There are the two main types of defamation cases: libel and slander. Both involve harmful, false statements that cause damage someone’s reputation, but libel requires that the statement be in writing or somehow “published.” With slander, all that is required is that the defamatory statement be spoken to a third party (someone other than you). In many cases, damages (the harm you suffered) are handled differently depending on whether the statement at issue is considered libel or slander. Under defamation laws in most states, falsely accusing someone of having committed a crime is considered “defamatory per se” or “actionable per se.” That means harm is taken as a given in the eyes of the law, and harm to your reputation is presumed. 

Depending on your state’s laws, you may only need to show that the false accuser made the statements, and that the statements were false. This isn’t usually all that easy, but since the statements appear in a police report, that part may be established. I say “may”, because you and I know about times defense attorneys have undermined even such reports. Again, depending on your state’s laws, the false accuser might be liable for any resulting actual damages stemming from the statements — money lost as a result of losing your job, damage to ability to secure new work, and harm to your reputation because of the false accusations of your having committed a serious crime. You may also be entitled to compensation for things like embarrassment and mental anguish.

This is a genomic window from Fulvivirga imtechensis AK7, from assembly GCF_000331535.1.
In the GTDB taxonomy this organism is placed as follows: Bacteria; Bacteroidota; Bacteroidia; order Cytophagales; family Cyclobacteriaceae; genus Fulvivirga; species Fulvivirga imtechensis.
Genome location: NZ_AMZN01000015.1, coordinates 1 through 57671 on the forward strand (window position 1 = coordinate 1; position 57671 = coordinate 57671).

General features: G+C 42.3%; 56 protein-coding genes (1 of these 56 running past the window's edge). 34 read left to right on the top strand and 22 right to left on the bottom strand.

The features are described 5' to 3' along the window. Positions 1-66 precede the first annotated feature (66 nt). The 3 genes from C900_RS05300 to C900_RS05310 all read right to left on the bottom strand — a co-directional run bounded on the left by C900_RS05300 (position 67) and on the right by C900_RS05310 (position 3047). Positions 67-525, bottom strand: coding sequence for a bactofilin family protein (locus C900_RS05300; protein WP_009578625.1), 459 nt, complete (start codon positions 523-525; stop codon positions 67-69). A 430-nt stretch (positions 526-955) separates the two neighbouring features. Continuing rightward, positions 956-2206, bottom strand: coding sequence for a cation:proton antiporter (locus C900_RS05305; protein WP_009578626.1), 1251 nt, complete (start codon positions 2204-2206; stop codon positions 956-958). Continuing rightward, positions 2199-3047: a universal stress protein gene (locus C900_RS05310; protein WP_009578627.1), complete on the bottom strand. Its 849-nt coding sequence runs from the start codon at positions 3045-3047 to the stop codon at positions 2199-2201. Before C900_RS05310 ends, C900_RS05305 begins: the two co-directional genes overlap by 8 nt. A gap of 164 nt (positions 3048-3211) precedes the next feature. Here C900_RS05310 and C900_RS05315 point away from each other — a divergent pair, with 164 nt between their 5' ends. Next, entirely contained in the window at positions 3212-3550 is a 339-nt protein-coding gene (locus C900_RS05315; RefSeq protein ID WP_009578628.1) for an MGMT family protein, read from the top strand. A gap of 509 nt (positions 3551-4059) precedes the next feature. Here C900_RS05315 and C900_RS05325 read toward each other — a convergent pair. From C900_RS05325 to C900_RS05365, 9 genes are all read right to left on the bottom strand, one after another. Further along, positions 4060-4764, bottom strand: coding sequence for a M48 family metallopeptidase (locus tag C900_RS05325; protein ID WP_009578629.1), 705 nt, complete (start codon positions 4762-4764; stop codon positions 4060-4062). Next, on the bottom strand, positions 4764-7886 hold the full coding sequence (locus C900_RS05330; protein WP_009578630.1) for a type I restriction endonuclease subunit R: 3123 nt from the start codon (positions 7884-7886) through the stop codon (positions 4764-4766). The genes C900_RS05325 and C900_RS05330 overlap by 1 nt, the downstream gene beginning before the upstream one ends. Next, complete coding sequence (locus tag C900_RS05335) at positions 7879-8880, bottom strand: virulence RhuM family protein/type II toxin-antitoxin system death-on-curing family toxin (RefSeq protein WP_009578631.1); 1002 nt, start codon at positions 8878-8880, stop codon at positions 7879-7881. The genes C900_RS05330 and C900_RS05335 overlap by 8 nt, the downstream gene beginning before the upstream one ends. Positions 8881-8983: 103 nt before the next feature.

The latest police response, as of Feb. 18, 2019: Police spent much of Thursday interviewing two persons of interest in the case, who are believed to have been seen on surveillance images on the night of the attack. Rob Elgas, a reporter at ABC 7 in Chicago, reported Thursday afternoon that “multiple sources” said that Smollett and the two men staged the attack because his character was being written off the show. Brad Edwards, a reporter at CBS Chicago, cited a source who said that investigators believe the “non-cooperating 2 witnesses are co-conspirators in a potentially staged attack.” Two law enforcement sources with knowledge of the investigation told CNN that police now believe Smollett paid two men arrested previously and spoke to investigators, adding that police have records of the two men purchasing rope that Smollett said was tied around his neck at a Chicago-area Ace Hardware store.

If all the facts show that the whole thing was a hoax, what, in  my opinion, should be done to Smollett and the two co-conspirators, and his manager (if he was part of the hoax)? If we truly wanted to purge evil, all the parties should be tried and hopefully convicted of assault. Then they should receive the proper prison sentence. But that won’t happen, I’m just saying IT SHOULD!

Author: iamcurmudgeon

When I began this blog, I was a 70 year old man, with a young mind and a body trying to recover from a stroke, and my purpose for this whole blog thing is to provoke thinking, to ridicule reflex reaction, and provide a legacy to my children.